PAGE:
Dick Dowling, Kirby Smith, and the Future of Confederate Monuments
Sunday afternoon I attended the annual Dick Dowling Statue Ceremony in Houston. I had the pleasure of speaking at this event two years ago, with an essay called, “Dick Dowling and the Immigrant’s Call to Arms.” The weather was a lot nicer on Sunday than it was in 2014.
The keynote address this year, “Apologies, Amnesia, and Forgiveness: The Irish, the Brits, and the Confederates,” was written by Judge Mark Davidson, who currently oversees asbestos litigation cases around the state. (Judge Davidson wasn’t able to attend in person, and the address was presented very ably by his wife and son.) As you might surmise from the title, it took on the current pushback against Confederate iconography, and used the 2011 state visit by Queen Elizabeth to the Irish Republic as an example of reconciliation between parties with a fraught and violent history. It was a novel argument, but more disappointing was rest of the address, which jumped from one worn cliché to another — erasing history, most soldiers didn’t own slaves, political correctness run amok, and so on. When it did get into specific historical detail, there were problems; the judge asserted that census records showed that Dowling didn’t own slaves, which is true in only the narrowest sense; the census shows that Dowling actually hired someone else’s slaves to work for him (see here and here).
I really do wish that the judge had made a stronger, affirmative argument for Dowling, specifically. As I said in a post a couple of months back, Dick Dowling was deeply embedded in the civic and cultural life of Houston in the 1860s, entirely apart his wartime service and the Battle of Sabine Pass. The volatile, contentious discussions we’re having now in this country about Confederate monuments are, in my view, a good and healthy thing; it’s worth taking a step back every couple of generations and asking, is this what we really honor?, does this person’s life reflect values we hold dear? There is no single answer, of course; the answer in every case must necessarily be different. One community will reach a different answer than the next one, and that’s fine. But we should never be afraid to ask those questions, or to challenge long-held assumptions.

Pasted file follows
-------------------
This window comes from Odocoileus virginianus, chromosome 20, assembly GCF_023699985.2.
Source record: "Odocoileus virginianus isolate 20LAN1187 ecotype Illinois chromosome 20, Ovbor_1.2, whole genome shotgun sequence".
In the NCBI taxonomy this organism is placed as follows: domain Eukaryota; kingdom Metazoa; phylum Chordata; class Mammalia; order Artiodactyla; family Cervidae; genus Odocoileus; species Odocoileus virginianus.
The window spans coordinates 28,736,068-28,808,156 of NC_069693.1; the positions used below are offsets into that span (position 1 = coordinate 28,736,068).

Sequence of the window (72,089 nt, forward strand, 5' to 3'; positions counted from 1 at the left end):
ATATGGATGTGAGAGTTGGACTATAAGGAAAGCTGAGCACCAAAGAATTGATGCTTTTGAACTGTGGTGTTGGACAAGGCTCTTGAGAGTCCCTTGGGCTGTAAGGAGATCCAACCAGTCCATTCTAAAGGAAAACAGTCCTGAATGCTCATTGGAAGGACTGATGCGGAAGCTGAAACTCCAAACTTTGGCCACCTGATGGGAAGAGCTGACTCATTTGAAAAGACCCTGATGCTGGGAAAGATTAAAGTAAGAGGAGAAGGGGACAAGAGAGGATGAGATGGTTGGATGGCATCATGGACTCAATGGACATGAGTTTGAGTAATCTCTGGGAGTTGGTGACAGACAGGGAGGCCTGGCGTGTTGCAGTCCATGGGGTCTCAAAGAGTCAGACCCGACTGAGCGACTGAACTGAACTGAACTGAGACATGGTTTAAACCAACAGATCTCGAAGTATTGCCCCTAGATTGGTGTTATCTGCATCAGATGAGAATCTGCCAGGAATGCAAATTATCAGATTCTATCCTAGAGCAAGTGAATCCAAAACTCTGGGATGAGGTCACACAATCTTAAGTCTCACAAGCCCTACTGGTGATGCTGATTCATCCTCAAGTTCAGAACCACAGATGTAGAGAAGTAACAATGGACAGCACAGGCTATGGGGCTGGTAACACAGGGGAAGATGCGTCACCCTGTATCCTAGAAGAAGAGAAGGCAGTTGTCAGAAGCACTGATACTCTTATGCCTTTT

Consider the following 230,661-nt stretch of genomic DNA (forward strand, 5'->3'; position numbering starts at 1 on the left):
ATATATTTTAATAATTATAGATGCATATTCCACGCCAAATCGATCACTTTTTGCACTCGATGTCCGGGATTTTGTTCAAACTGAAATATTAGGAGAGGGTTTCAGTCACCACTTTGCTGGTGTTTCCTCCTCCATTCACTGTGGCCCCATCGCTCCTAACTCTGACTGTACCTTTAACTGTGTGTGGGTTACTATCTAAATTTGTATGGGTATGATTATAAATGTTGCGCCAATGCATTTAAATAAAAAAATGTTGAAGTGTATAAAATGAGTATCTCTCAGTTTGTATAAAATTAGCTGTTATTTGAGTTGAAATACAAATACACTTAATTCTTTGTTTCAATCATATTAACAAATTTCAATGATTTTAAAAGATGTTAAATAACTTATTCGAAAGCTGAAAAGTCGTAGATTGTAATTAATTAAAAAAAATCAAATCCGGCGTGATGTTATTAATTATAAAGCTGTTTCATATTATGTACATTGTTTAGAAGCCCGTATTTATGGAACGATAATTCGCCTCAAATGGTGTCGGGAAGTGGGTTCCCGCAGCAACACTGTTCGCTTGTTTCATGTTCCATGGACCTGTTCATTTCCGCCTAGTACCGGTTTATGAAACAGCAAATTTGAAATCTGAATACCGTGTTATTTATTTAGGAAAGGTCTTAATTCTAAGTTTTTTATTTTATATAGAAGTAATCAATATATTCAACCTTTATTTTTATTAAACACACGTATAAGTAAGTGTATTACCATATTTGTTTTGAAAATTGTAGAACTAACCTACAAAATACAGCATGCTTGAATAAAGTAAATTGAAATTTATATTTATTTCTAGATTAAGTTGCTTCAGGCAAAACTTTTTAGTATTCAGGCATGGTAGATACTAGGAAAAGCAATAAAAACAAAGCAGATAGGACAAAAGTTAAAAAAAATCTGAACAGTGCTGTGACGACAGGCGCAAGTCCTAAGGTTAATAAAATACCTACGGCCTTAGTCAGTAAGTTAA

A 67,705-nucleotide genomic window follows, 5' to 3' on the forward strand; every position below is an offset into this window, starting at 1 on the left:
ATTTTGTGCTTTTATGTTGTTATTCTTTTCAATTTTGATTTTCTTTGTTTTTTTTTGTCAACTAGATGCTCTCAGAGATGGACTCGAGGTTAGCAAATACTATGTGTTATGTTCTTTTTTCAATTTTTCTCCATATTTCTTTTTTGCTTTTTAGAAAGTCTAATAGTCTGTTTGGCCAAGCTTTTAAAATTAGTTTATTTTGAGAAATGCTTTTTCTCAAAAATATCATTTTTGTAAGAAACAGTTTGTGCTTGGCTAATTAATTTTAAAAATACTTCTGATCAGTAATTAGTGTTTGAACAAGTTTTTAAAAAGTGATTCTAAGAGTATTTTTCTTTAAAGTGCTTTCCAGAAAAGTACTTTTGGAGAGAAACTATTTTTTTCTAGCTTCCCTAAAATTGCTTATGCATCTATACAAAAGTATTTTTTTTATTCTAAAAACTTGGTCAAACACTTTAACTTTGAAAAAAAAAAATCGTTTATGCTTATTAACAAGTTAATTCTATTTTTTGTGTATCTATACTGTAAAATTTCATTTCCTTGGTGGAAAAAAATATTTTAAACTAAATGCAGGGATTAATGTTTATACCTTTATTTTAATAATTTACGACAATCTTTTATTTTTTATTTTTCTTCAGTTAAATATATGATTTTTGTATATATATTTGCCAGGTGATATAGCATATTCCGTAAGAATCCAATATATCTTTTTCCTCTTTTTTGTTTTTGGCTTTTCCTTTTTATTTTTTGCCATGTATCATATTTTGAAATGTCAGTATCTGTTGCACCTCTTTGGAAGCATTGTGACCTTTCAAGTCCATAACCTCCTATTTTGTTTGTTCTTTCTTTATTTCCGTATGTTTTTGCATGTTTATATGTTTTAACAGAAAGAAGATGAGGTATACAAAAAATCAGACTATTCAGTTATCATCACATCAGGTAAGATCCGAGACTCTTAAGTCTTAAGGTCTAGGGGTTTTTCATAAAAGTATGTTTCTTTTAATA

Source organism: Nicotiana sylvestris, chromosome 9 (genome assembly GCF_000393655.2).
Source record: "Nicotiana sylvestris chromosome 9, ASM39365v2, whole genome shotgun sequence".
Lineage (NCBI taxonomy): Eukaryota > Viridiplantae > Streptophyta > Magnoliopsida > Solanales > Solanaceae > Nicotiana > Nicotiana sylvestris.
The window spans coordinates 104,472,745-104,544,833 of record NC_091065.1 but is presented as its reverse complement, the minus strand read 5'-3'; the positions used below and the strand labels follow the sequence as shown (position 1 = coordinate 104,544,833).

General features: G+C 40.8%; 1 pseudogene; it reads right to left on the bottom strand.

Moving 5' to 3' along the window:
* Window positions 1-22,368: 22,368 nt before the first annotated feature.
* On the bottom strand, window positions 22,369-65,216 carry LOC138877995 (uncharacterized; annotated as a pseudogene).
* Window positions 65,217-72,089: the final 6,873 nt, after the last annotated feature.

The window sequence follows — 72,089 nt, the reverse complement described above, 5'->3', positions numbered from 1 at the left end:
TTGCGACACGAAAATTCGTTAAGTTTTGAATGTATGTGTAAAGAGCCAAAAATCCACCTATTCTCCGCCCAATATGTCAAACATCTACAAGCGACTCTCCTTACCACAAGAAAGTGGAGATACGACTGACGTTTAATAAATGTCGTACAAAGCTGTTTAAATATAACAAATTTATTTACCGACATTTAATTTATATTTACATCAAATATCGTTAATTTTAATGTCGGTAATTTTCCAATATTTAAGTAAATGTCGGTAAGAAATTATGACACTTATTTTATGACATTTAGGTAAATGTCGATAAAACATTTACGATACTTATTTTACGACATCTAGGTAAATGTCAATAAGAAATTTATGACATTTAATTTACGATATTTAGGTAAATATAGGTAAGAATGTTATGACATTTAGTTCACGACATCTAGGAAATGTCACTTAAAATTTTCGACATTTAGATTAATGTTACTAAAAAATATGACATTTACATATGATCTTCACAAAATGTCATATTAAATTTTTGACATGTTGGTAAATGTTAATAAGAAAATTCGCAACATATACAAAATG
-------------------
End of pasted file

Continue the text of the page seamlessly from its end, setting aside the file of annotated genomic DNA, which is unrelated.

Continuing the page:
This is where, I believe, the Confederate Heritage™ community has come unmoored and is completely adrift. They demand that no one ask such questions, or challenge those assumptions. The move to replace the statue of E. Kirby Smith in Statuary Hall in the U.S. Capitol is a good example. Instead of making an affirmative case in support of retaining Smith’s likeness by citing why he is — and should be — relevant to Floridians in 2016, the “defense” of Smith’s statue was reduced to carping about “HEROS and VILLANS,” and screaming about how the removal of the statue “dishonors” American veterans. It’s funny how, when it’s a Confederate monument under consideration, they want Confederates to be thought of as U.S. veterans, but go absolutely out of their ever-lovin’ minds when someone proposes placing a battlefield monument to actual U.S. veterans — at least when those U.S. veterans were mostly African Americans.
So here’s my suggestion — if you want to save Confederate monuments, take them one by one and make an actual case that will convince the general public in that community — people who are skeptical or indifferent to the nonsense that passes for “truth” in heritage circles. Do your research, and get after it.